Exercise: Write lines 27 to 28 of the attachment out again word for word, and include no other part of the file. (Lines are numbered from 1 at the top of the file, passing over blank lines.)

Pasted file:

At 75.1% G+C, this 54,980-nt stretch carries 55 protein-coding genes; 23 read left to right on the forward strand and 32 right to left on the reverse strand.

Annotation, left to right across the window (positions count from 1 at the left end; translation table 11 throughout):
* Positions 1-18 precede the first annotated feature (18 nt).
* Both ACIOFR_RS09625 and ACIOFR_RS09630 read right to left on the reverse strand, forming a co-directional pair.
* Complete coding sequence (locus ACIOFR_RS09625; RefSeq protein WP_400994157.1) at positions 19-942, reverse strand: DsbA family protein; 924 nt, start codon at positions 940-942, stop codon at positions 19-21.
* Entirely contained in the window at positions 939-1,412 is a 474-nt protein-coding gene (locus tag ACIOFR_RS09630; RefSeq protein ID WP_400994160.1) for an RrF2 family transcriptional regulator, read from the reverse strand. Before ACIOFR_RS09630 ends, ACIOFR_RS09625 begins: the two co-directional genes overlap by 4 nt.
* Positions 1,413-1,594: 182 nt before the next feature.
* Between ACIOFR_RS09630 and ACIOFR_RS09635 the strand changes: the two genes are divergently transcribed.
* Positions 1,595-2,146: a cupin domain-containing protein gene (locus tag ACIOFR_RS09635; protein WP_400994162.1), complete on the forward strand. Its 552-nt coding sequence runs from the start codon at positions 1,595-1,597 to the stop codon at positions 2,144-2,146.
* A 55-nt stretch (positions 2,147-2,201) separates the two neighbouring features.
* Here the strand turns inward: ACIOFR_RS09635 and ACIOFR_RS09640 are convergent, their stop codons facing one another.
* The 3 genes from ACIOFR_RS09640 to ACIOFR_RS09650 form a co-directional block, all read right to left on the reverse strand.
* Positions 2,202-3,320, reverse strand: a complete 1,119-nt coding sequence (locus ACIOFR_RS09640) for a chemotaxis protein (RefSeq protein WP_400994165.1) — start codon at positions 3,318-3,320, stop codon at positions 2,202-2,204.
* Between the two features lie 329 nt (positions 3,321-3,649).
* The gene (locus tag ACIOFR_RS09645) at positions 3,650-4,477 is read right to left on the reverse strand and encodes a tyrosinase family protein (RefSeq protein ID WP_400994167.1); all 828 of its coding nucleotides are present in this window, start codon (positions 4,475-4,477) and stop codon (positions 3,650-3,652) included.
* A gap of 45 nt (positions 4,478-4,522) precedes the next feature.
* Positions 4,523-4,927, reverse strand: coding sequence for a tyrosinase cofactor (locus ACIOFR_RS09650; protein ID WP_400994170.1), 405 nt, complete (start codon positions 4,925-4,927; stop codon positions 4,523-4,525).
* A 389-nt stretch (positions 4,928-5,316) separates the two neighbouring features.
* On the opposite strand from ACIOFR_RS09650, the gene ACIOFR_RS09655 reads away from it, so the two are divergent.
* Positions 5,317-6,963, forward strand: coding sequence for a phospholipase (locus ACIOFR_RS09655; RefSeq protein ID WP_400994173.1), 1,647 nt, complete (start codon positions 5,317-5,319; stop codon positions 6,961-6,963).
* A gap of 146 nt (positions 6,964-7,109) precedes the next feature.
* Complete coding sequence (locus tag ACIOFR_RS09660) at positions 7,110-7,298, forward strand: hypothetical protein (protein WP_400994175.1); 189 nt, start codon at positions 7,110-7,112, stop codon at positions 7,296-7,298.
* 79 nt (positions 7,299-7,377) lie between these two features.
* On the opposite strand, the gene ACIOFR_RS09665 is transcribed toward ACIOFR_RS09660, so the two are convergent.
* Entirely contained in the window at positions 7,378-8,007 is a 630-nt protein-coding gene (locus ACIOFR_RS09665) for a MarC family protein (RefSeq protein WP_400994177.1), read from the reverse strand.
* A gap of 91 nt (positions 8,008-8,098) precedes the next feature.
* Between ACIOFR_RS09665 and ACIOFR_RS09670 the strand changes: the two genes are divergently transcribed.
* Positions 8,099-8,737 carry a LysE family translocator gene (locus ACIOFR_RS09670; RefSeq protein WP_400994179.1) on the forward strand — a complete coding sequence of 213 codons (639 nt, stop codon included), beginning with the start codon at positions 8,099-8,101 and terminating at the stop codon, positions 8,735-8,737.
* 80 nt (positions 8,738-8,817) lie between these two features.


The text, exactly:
* Between ACIOFR_RS09665 and ACIOFR_RS09670 the strand changes: the two genes are divergently transcribed.
* Positions 8,099-8,737 carry a LysE family translocator gene (locus ACIOFR_RS09670; RefSeq protein WP_400994179.1) on the forward strand — a complete coding sequence of 213 codons (639 nt, stop codon included), beginning with the start codon at positions 8,099-8,101 and terminating at the stop codon, positions 8,735-8,737.